Finally im starting to get hang of how nextjs works. Still no idea how query params work, routing api calls, the proper structure, useEffect vs useState, SSR vs static props, etc but i wrote the messiest spaghetti code youve ever seen, and it works! I built a frankenstein. And its alive. Cleaning this shit up is the least difficult part4
Got a full stack job in a really large org. They write shit code and refuse to comment on code saying the code should explain itself.
And I’m like yeah but if you’re writing spaghetti code at least fucking comment why.
The new job’s pay is like 2x my old job so it’s really fucking good pay but my brain is melting from frustrations with these devs.4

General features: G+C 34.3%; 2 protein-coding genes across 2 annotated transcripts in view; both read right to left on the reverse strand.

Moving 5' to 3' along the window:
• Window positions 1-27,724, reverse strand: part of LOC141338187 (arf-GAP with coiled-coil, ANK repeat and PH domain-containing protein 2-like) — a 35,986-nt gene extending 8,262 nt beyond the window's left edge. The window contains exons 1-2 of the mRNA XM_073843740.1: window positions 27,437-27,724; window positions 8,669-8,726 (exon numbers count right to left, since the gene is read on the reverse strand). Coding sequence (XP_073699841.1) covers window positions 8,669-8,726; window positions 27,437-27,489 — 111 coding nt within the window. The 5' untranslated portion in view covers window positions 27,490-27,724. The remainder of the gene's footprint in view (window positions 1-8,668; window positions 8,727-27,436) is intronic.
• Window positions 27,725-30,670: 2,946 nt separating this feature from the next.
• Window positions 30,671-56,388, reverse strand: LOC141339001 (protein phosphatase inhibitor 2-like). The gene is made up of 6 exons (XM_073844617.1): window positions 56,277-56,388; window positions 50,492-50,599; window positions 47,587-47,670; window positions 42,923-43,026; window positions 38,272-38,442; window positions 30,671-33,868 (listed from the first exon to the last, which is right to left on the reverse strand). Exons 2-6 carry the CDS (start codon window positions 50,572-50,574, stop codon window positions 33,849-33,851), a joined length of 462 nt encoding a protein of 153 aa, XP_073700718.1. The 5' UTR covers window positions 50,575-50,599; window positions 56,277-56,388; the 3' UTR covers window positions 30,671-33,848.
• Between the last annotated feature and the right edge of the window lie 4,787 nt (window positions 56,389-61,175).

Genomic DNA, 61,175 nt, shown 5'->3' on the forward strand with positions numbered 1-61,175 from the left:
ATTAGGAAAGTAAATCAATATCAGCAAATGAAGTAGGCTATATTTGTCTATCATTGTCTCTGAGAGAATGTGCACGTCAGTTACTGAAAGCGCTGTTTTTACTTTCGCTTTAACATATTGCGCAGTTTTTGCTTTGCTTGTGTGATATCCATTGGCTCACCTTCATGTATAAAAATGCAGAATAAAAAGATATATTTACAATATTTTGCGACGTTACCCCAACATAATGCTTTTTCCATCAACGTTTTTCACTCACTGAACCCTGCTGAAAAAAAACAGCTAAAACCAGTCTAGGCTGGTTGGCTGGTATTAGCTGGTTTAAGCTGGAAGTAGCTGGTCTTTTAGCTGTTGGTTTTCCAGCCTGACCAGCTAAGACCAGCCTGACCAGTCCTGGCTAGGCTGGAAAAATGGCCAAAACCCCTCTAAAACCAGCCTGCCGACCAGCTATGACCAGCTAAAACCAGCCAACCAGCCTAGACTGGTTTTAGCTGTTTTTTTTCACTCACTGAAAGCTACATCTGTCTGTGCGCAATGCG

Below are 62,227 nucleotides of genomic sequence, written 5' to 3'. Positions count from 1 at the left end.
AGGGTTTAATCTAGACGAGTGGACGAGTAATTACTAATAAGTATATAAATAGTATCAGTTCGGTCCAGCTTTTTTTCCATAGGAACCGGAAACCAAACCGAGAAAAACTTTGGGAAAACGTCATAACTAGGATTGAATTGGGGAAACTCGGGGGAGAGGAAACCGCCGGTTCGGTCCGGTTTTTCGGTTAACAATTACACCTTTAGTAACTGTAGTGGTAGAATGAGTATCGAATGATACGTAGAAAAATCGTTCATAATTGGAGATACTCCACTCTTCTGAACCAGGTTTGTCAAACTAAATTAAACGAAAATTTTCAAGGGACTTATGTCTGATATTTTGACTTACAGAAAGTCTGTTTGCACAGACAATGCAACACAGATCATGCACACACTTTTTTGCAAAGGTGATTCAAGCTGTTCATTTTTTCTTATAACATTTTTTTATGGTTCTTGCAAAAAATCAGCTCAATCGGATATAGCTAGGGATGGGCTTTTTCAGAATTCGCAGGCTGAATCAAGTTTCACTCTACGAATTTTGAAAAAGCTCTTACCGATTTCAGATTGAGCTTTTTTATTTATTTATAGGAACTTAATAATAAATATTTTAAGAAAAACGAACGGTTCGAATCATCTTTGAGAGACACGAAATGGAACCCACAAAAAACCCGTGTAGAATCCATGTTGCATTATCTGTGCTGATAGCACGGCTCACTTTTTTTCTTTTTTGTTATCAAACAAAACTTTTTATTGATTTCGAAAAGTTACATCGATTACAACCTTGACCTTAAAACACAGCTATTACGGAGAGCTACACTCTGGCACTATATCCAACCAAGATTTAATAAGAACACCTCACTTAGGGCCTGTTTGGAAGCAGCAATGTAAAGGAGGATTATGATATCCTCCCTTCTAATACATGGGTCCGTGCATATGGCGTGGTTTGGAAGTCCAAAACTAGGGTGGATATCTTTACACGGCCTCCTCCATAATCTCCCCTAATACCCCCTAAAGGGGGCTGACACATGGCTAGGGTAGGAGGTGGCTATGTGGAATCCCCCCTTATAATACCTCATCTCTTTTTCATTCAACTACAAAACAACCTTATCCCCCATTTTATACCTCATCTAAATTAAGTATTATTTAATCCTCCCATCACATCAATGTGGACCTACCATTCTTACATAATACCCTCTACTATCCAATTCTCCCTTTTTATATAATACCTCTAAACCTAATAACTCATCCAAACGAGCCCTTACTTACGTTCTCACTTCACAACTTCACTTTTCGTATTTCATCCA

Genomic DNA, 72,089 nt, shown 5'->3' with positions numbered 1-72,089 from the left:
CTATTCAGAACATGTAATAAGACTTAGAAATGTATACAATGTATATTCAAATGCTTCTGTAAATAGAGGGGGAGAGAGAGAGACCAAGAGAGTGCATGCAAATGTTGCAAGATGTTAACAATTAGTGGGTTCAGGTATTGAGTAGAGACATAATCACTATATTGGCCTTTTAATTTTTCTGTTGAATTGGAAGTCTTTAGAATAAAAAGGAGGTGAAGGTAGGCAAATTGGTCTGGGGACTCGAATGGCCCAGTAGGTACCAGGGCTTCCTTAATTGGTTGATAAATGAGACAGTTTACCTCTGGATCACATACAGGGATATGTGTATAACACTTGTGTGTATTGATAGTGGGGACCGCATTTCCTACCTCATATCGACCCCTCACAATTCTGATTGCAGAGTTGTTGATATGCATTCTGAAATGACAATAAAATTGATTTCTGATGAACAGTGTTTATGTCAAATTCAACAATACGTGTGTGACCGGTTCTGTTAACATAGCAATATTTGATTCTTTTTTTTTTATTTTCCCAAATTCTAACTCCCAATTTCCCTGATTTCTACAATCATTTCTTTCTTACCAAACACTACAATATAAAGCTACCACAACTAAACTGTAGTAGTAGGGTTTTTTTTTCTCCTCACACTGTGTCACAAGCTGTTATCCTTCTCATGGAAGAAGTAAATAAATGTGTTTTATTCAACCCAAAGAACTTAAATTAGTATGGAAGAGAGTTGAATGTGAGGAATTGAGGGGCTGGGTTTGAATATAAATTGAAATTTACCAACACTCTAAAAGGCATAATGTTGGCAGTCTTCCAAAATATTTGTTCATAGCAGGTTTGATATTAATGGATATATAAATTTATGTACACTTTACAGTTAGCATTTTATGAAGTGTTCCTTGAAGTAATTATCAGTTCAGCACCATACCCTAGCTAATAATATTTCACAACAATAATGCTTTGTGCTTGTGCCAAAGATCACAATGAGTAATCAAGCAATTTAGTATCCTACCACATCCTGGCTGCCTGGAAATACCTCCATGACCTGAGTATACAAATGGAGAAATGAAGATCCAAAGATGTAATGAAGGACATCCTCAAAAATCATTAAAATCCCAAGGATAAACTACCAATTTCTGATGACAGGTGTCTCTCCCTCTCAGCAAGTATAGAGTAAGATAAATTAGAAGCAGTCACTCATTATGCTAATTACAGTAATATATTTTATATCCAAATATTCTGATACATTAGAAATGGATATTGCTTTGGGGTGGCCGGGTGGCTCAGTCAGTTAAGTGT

It’s hardest to write spaghetti code in java then in any other language, that’s because of the OOP approach to everything. The problem that I encounter mostly are things being tightly coupled to one another. It takes a real idiot to write spaghetti code in Java.8
What's the general Software Engineering rule of thumb again for frontend templating code?
If I look at certain websites, I notice some code smells in PHP such as:
$.modal = <?php echo $(base)["username"] != 'me' ?' ': echo 'style="display=none"' ?>
On the other hand, many popular frameworks properly do templating, such as EJS, containing templating in one place and not mixing it with logic too much but just having simple output like <%= %>.
I know I've seen frameworks like Angular 1 contain pieces of HTML into directives, but maybe that's something different, more 'OO'-simulating or cleaner.3